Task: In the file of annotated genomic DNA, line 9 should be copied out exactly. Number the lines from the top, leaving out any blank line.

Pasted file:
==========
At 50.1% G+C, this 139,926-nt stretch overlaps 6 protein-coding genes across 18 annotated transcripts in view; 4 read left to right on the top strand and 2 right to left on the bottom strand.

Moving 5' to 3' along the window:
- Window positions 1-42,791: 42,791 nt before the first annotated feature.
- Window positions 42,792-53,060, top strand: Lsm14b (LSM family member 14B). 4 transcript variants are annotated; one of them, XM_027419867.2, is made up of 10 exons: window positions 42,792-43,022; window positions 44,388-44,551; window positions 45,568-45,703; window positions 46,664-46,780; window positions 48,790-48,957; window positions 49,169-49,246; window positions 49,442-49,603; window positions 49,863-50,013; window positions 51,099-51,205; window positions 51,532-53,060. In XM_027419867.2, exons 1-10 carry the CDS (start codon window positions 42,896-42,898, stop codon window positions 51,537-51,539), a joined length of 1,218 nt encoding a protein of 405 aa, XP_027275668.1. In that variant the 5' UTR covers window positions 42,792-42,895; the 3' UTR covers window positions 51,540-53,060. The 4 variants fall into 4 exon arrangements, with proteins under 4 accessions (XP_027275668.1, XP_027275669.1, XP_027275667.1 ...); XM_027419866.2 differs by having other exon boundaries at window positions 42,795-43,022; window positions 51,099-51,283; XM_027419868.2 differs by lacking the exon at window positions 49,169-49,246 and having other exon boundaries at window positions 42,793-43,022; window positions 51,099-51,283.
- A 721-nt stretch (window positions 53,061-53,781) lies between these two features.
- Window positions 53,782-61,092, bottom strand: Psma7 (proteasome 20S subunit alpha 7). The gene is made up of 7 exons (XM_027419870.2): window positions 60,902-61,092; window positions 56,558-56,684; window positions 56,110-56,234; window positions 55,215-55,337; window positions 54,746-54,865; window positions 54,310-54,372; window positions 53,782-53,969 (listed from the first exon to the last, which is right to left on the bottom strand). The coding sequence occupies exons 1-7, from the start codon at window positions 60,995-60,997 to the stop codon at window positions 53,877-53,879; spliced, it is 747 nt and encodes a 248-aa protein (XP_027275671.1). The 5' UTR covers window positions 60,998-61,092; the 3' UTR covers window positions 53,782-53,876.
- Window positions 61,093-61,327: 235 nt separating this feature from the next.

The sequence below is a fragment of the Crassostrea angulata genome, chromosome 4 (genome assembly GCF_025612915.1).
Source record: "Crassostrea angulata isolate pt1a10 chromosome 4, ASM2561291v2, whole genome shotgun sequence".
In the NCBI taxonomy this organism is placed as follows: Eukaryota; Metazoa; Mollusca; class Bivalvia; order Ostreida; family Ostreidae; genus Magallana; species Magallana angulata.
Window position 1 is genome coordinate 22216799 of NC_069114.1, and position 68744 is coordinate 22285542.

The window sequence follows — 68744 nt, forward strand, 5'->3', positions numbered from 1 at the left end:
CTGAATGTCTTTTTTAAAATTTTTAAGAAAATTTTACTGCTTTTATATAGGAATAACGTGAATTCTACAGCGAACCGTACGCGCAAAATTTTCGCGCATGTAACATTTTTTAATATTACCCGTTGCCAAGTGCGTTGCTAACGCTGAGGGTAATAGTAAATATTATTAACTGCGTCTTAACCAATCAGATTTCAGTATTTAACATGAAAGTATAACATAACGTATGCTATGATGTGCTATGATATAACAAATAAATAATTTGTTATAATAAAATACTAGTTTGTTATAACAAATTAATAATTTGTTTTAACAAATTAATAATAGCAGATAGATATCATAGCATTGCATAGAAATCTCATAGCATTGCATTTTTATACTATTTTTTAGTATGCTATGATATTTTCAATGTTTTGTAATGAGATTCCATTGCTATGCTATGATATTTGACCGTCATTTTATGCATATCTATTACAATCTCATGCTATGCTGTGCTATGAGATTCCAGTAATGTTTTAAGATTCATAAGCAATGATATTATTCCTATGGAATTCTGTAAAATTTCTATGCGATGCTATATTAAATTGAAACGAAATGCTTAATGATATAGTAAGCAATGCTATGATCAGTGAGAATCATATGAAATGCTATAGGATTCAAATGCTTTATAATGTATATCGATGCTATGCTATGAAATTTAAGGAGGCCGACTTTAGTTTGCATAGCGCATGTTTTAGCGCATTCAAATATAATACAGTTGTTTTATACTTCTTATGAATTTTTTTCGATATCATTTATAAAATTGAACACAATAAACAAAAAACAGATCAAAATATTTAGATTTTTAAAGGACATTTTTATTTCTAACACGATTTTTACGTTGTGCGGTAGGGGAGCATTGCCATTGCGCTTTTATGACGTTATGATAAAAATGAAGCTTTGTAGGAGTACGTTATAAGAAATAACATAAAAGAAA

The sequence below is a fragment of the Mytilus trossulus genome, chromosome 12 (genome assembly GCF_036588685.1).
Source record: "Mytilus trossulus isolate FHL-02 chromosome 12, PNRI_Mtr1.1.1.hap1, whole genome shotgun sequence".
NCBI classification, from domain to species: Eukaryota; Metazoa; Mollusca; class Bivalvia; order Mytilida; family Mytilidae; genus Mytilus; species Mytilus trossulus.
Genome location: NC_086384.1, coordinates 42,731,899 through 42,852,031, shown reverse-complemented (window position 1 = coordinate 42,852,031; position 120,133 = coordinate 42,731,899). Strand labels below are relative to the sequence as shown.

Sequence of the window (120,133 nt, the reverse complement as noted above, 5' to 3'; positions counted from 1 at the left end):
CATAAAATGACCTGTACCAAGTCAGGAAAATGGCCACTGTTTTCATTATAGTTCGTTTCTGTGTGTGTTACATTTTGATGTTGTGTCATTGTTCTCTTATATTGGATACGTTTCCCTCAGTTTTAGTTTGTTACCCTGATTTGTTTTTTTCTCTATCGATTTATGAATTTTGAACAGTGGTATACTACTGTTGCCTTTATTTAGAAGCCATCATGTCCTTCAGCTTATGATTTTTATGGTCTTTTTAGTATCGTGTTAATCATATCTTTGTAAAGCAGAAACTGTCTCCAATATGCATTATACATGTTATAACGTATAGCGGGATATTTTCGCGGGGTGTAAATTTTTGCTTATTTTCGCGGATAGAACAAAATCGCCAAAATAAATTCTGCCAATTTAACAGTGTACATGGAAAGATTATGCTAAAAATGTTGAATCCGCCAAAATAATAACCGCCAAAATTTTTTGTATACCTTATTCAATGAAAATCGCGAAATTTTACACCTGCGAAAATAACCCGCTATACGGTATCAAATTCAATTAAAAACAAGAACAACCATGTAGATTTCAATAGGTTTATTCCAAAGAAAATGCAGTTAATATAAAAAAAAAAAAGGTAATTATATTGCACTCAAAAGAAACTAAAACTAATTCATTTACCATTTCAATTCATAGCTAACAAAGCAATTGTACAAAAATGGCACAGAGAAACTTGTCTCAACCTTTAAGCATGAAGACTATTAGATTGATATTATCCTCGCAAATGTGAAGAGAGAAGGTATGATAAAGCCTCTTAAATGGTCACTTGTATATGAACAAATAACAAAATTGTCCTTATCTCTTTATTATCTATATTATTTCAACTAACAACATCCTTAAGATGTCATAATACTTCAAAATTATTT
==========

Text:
Source record: "Crassostrea angulata isolate pt1a10 chromosome 4, ASM2561291v2, whole genome shotgun sequence".